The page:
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The Senegal River Basin and Related Data Sources

KEY GEOGRAPHIC AND HYDROLOGICAL FEATURES OF THE SENEGAL RIVER BASIN

The Senegal River is formed by the confluence of two smaller rivers, the Bafing and Bakoye, which occurs near Bafoulabé, Mali, at about 1,083 km from the Atlantic Ocean.1 After crossing western Mali, the Senegal River constitutes the boundary between Senegal and Mauritania. The Senegal River basin (SRB) occupies a total area of 289,000 km2. It includes three main regions—the upper basin, valley, and delta—with each region clearly characterized by distinct environmental conditions. Figure 2.1 provides a cartographic depiction of the basin.

As might be expected the flow rate of the river is determined mainly by the rainfall in the upper basin. The high-water season lasts from July to October; the low-water season, with a steady decrease in volume, begins in November and lasts until May or June. The high-water season peaks at the end of August or beginning of September and quickly ends during October.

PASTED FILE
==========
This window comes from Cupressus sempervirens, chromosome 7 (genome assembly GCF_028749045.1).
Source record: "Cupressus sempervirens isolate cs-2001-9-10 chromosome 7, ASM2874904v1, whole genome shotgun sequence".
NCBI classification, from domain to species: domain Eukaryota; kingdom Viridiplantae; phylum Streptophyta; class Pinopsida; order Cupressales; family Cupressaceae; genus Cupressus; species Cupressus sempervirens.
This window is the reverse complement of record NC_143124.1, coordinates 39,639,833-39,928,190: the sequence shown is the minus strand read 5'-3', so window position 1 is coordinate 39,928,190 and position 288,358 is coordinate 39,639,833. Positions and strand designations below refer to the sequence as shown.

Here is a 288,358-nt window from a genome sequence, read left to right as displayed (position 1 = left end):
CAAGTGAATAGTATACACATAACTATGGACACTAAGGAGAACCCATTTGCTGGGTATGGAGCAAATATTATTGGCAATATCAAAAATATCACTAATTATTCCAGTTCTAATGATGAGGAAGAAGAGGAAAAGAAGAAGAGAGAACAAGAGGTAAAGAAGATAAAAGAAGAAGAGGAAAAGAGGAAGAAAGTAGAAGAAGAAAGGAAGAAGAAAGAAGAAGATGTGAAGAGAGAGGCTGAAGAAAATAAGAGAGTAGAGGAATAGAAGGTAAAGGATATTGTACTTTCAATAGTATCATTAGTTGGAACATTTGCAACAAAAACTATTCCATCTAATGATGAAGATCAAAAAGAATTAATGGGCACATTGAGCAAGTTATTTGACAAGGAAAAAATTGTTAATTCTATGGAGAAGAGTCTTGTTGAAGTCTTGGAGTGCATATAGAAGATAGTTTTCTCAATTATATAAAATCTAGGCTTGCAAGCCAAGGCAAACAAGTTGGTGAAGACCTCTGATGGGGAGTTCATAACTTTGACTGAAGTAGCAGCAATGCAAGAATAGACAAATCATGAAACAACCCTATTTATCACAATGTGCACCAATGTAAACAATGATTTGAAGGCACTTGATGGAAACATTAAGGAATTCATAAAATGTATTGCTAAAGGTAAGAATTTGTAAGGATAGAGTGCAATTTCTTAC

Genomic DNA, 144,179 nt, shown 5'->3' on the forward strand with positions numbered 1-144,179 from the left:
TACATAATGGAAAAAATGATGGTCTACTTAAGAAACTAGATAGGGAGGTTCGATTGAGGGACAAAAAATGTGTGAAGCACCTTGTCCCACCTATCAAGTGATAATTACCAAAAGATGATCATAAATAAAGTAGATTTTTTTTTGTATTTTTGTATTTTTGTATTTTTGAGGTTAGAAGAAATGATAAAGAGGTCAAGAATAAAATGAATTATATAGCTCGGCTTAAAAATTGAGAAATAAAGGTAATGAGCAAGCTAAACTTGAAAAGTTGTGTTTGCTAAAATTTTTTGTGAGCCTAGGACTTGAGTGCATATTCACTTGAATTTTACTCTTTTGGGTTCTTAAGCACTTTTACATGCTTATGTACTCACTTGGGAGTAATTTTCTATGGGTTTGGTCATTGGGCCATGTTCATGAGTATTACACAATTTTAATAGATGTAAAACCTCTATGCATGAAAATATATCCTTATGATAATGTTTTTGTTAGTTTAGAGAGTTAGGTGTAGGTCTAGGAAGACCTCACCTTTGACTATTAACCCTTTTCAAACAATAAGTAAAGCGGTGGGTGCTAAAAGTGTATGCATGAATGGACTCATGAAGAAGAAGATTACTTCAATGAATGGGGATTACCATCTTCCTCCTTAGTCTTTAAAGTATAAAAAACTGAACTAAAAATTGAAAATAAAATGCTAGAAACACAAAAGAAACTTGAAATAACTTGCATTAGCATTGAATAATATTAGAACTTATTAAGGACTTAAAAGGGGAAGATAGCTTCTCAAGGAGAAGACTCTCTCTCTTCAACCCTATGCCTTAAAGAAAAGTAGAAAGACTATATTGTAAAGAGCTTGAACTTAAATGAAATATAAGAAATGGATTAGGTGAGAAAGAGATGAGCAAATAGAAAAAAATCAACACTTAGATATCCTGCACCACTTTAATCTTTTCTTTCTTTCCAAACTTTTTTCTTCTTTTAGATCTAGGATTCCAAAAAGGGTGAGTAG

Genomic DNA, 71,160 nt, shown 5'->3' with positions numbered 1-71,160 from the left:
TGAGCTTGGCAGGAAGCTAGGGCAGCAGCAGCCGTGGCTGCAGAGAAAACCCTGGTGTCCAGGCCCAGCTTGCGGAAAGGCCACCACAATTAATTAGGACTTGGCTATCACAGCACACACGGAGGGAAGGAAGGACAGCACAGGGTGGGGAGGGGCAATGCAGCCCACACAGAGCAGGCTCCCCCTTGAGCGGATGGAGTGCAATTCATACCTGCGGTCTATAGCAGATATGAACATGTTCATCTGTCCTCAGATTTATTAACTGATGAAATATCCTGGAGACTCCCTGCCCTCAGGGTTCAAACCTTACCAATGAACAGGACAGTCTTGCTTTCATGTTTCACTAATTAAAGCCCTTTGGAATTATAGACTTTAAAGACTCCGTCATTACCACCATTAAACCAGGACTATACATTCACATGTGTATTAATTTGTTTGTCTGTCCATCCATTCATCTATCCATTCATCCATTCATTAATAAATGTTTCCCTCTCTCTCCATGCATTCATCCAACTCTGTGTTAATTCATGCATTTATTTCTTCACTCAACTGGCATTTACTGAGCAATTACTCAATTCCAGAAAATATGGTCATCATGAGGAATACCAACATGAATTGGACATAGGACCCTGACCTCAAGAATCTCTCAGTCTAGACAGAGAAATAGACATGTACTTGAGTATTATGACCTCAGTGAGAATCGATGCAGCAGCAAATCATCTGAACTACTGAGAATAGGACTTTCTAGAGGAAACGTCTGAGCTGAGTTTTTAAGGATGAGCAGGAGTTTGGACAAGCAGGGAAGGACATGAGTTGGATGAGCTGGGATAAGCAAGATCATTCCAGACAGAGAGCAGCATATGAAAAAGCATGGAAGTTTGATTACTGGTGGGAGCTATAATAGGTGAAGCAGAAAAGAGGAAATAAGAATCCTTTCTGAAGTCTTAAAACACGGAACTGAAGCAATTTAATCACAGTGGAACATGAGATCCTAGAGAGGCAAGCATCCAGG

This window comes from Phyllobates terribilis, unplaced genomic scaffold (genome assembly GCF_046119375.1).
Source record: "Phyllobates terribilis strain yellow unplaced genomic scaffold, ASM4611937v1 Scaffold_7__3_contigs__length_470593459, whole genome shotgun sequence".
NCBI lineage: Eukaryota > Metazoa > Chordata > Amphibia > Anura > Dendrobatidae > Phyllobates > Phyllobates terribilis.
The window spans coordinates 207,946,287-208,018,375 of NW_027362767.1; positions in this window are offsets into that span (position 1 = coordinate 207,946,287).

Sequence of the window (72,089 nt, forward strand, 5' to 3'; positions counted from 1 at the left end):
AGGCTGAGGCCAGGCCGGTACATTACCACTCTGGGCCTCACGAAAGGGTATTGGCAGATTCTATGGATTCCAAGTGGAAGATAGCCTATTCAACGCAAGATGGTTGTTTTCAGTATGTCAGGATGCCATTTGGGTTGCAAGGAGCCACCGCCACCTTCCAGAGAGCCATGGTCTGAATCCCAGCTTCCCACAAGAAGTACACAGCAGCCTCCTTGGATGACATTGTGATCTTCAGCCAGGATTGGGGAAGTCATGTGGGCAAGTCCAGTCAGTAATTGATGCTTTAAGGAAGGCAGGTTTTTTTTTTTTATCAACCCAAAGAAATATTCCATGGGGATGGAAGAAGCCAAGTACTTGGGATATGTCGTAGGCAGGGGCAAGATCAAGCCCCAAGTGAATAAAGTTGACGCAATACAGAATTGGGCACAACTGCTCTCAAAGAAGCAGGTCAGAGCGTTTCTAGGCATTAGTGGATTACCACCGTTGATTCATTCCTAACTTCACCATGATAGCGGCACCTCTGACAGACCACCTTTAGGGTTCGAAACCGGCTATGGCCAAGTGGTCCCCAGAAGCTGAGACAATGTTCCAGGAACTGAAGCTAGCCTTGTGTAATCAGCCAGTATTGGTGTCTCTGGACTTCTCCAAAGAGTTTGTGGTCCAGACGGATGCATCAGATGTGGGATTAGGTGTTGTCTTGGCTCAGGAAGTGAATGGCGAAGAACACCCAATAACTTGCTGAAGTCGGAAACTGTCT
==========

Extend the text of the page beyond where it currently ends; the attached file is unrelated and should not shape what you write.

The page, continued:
Another important feature of the Senegal River prior to the construction of its two dams was the inter-annual irregularity in its flow volume. For a long time this inter-annual flood irregularity posed a major problem for the valley, as it decreased the potential for guaranteed agricultural production in this narrow geographic area. The arable land area that could effectively be farmed after the

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The description of the Senegal River basin and the OMVS in this section is based on the OMVS report Pour une gestion durable des ressources naturelles et de l’environnement du bassin du Fleuve Sénégal, December 2001, OMERIS Communication, Dakar, Senegal.